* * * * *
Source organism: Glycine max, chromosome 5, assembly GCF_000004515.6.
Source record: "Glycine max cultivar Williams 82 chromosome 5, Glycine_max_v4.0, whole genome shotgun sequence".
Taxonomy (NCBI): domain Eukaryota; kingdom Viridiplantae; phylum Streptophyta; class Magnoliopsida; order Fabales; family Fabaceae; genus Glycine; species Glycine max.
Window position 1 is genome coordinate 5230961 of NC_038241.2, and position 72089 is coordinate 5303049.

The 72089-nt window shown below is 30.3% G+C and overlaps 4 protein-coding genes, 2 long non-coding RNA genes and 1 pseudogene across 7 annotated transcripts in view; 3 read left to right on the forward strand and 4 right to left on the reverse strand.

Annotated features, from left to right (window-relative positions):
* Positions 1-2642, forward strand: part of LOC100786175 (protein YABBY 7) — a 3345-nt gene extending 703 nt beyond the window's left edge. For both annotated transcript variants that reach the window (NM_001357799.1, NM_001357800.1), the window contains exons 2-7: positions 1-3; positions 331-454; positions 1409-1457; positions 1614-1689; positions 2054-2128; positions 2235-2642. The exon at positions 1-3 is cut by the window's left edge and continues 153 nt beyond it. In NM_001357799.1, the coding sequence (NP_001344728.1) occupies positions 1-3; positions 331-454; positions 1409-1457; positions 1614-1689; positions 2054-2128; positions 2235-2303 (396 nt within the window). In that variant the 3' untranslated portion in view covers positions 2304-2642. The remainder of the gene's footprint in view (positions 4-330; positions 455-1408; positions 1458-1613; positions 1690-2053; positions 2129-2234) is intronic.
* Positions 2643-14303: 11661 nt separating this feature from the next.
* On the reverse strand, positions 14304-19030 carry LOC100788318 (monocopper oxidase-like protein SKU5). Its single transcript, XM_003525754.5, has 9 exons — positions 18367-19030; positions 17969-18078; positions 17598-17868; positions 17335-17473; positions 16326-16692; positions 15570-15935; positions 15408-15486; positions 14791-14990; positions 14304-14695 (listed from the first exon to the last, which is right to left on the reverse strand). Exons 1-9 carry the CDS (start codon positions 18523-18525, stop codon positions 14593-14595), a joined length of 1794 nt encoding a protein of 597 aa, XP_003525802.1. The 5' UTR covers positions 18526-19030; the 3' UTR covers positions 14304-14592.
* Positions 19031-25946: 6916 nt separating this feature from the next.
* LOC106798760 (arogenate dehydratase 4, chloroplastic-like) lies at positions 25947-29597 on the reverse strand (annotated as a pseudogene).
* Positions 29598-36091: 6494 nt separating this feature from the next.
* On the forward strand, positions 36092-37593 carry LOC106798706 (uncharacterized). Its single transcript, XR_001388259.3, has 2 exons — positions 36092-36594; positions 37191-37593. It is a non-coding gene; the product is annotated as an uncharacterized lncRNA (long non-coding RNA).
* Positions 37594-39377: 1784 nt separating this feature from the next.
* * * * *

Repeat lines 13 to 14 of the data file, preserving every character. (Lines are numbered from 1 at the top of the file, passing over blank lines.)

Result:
* On the forward strand, positions 36092-37593 carry LOC106798706 (uncharacterized). Its single transcript, XR_001388259.3, has 2 exons — positions 36092-36594; positions 37191-37593. It is a non-coding gene; the product is annotated as an uncharacterized lncRNA (long non-coding RNA).
* Positions 37594-39377: 1784 nt separating this feature from the next.